It was overwhelming. Our buildings and grounds crew had their hands full. They even had to rent extra dumpsters to handle the massive pulse in waste. While I didn't dive into the dumpster to catalog what was being thrown away, I did observe a large amount of cardboard making its way into the dumpster.

I can understand why there was so much cardboard. Students need a way to transport their books and belongings back to campus and cardboard is a good option. What was disappointing was observing most of this cardboard making its way into the dumpster. While recycling is still lacking on campus, we do have cardboard recycling. Despite this, most of the cardboard made its way to the trash. It was clear that we have not yet created a culture where recycling is the first thought that comes to mind.

If I am in a situation where recycling is not available I will keep the material until I can recycle it. I have a stack of paper in my office waiting to be carried home so I can recycle it. When I am walking around Boston and purchase a soft drink I will carry the bottle home with me if I can't find a recycling bin. This is the type of thinking we need all of our community members to have. On move-in day recycling was not immediately visible so students threw the cardboard in the trash. The college will be doing more in the coming weeks to make recycling more visible and convenient yet students, faculty, and staff must also do their part to make sure we recycle every piece of material we can.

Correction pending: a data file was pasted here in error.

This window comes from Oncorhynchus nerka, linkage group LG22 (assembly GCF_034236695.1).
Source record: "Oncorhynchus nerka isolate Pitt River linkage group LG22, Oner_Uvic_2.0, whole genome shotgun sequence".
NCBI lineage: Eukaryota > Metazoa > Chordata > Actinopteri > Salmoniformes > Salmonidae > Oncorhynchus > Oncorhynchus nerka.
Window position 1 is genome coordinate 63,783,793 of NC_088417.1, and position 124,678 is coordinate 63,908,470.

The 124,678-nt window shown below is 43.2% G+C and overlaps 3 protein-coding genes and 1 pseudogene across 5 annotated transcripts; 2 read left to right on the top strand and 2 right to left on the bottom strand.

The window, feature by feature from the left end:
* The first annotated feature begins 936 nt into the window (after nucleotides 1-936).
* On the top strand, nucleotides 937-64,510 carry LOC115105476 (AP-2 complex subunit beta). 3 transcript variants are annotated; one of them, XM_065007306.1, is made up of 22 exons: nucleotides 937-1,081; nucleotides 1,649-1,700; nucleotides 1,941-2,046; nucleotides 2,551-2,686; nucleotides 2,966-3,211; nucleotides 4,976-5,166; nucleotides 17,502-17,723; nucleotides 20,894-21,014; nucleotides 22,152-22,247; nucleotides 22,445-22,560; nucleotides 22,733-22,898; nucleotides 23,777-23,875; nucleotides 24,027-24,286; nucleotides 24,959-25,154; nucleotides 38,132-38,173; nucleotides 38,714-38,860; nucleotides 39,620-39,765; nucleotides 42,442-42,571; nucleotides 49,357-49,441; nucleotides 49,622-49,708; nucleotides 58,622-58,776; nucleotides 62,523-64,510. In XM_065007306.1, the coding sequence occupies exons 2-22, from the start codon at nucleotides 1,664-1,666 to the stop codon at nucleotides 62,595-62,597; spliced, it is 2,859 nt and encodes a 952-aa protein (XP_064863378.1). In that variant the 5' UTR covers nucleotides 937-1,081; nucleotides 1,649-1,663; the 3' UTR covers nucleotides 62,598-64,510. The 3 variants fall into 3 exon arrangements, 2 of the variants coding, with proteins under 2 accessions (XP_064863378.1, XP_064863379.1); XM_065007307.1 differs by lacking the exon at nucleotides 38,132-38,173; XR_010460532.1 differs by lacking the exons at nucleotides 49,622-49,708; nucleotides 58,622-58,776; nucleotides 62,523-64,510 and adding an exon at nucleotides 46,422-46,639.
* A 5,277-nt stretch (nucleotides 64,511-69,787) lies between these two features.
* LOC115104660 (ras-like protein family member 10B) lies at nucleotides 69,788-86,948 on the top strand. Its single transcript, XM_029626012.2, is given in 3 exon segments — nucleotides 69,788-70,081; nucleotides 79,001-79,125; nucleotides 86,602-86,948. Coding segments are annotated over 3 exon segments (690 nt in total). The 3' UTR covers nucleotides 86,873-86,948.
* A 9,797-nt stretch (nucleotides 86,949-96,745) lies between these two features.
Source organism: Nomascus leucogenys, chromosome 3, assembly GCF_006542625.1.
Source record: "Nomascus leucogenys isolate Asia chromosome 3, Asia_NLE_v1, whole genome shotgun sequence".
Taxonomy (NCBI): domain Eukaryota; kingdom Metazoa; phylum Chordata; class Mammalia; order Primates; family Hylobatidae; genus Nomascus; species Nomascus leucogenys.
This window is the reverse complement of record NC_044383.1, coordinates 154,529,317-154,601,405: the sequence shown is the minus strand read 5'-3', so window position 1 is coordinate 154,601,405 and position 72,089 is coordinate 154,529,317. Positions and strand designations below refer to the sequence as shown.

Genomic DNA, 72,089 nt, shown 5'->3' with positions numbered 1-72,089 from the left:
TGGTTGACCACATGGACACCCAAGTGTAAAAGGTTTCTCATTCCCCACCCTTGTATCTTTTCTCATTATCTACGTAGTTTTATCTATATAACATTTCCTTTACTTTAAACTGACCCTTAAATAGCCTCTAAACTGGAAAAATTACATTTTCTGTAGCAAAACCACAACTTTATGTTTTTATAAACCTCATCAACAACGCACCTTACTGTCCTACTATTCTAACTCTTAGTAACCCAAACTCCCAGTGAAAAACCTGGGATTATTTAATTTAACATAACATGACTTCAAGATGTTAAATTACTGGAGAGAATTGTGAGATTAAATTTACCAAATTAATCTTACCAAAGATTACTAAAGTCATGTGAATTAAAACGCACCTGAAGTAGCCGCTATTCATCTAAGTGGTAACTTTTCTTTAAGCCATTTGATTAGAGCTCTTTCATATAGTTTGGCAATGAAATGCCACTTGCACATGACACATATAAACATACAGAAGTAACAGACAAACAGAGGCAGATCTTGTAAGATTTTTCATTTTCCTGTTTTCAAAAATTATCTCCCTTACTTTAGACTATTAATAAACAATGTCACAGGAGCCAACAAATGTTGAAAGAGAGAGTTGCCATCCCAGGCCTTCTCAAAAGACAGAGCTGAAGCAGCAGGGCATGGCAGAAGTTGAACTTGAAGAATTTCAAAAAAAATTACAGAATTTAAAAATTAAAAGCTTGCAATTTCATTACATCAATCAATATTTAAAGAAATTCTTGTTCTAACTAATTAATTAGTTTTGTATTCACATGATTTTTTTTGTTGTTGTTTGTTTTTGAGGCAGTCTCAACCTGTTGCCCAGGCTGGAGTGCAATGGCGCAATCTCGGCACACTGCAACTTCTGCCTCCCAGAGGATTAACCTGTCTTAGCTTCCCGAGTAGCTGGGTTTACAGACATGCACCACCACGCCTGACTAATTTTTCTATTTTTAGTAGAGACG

Our recycling rate is low right now. Once the new recycling system is in place, we have the potential to reach recycling rates as high as 40% as done at Harvard and other institutions. But to do this is not only going to take more receptacles across campus but also a willingness from every student, faculty, and staff member to seek out these receptacles and keep every recyclable item out of the trash.

Monday, September 8, 2008

Trayless Dining